PFIC.org is a website that was built by and for PFIC patients and families. It was established to provide a resource for those with new diagnoses and for those continuing to search for treatments and solutions to the challenges of PFIC. Our mission is to improve the lives of patients and families worldwide affected by Progressive Familial Intrahepatic Cholestasis, PFIC.
What is PFIC?
The name PFIC was coined in the early 1980’s to describe a form of liver disease that primarily affects children. Taken word for word, it means: Progressive: tending to get worse over time; Familial: passed down to a child from the parents by way of the genes; Intrahepatic: involves disease inside the liver and not the bile ducts outside the liver; Cholestasis: means poor bile flow and build-up of substances in the liver that would normally be carried out of the liver into bile.
A number of medical terms have been used to describe PFIC patients. “Byler’s disease” was used for Amish children with PFIC, in whom “PFIC” was first identified. Three types of PFIC have been labeled as PFIC-1, PFIC-2 and PFIC-3, although since we now understand these conditions at a genetic level, these terms are being used less and less. In recent years, it has been discovered that many patients with PFIC have mutations in one of three genes named ATP8B1, ABCB11, and ABCB4
Mutations in these genes lead to a failure to make normal versions of these proteins and thereby cause PFIC in many patients. As a result, we think of PFIC as a family of diseases that look very similar but have different genetic causes. Thus PFIC-1 is referred to as FIC1 (familial intrahepatic cholestasis 1) deficiency or ATP8B1 deficiency, PFIC-2 is referred to as BSEP (bile salt export pump) deficiency or ABCB11 deficiency, and PFIC-3 as MDR3 (multidrug resistance-associated protein 3) deficiency or ABCB4 deficiency. Recently, a new gene, TJP2, has been implicated in patients with PFIC, and other “PFIC genes” are suspected to exist, because in some patients with clinical PFIC no mutations in ATP8B1, ABCB11, ABCB4, or TJP2 can be identified.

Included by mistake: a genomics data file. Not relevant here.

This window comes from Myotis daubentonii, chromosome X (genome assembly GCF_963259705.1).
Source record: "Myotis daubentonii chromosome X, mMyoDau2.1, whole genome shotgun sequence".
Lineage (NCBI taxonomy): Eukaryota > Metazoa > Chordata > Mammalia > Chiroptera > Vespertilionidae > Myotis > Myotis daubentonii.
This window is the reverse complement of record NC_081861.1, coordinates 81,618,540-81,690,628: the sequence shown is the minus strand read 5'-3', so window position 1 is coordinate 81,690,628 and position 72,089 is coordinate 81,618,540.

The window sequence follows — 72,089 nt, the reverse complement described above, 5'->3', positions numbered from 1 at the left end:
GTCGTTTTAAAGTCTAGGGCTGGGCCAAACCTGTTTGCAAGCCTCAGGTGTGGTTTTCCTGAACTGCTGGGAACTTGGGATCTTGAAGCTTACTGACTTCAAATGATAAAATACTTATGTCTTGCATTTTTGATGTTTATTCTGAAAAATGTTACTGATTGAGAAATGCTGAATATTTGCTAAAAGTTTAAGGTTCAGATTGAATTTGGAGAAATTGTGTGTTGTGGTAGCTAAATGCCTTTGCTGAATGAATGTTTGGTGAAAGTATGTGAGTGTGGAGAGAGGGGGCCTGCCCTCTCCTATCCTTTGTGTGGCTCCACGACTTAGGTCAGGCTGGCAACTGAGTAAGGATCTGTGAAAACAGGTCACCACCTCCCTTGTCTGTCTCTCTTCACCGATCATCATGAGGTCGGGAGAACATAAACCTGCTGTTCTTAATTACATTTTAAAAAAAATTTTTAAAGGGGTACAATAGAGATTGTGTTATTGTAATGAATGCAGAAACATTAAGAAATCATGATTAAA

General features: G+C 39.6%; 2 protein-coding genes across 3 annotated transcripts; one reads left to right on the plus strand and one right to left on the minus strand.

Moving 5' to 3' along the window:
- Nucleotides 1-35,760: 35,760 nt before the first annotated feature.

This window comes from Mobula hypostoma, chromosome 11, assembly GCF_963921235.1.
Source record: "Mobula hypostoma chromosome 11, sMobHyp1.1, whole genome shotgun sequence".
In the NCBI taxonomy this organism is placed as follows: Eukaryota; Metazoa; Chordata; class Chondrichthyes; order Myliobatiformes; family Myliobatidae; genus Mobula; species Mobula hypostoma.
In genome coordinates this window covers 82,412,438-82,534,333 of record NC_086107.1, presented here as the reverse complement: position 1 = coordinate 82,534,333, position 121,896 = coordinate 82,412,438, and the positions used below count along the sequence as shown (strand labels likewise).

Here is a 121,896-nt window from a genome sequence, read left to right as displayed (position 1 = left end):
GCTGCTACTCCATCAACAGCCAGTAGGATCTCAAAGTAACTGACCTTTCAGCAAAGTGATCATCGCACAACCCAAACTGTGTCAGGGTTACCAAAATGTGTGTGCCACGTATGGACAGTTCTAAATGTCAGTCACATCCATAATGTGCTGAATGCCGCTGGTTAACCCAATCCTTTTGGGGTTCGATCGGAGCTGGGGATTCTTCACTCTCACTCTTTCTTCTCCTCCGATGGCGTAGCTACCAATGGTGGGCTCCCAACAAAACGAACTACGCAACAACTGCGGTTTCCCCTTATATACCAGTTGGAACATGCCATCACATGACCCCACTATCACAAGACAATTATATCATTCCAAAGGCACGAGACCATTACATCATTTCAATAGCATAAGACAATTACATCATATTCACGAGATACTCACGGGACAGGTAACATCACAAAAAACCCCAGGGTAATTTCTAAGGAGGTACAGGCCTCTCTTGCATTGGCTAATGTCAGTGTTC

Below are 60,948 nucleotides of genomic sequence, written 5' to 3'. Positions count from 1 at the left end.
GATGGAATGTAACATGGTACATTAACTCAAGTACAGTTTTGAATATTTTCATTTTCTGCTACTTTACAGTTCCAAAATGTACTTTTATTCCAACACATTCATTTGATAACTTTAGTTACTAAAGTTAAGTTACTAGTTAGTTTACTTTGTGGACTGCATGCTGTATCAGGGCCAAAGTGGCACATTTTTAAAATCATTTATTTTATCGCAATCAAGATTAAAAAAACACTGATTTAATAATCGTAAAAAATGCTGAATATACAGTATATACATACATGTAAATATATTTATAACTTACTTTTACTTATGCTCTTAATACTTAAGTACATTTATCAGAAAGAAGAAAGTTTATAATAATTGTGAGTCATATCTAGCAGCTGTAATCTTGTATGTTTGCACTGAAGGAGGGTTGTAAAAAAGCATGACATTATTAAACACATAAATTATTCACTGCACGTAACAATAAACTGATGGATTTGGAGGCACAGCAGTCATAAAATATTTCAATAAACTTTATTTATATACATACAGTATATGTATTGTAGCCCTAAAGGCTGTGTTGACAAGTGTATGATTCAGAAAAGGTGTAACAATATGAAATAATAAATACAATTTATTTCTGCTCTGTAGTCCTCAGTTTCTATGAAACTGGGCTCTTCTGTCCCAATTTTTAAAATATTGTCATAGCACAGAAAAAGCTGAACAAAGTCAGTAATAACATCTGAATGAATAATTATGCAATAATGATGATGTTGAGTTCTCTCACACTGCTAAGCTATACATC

Many individual specific genetic mutations lead to these diseases. Mutations that lead to a protein that is not formed or does not function result in severe disease. Some mutations lead to partially functional proteins. In general the disease associated with these mutations is milder and can even be intermittent in nature. However, even siblings with the same set of “PFIC gene” mutations can have widely differing clinical courses, probably because other parts of their genetic backgrounds are not identical. The intermittent forms of these diseases are often referred to as BRIC, which stands for benign recurrent intrahepatic cholestasis. (Of course it is not truly “benign”. During bouts of jaundice and itching, BRIC patients are miserable.) In addition, a child with BRIC may, as time passes, become a child with PFIC, whose cholestasis-free periods grow shorter and at last disappear. In short, even with genetic information in hand, to predict in detail how these deficiencies will evolve in a particular child is not really possible.
PFIC affects <1 in 100,000 people worldwide.
PFIC.org is a website that was built by and for PFIC patients and families and supporters.
We are a resource for those with new diagnoses and for those continuing to search for treatments and solutions to the challenges of PFIC.
Our mission is to improve the lives of patients and families worldwide affected by Progressive Familial Intrahepatic Cholestasis, PFIC. We support research programs, provide educational materials, match families for peer support, and participate in advocacy opportunities.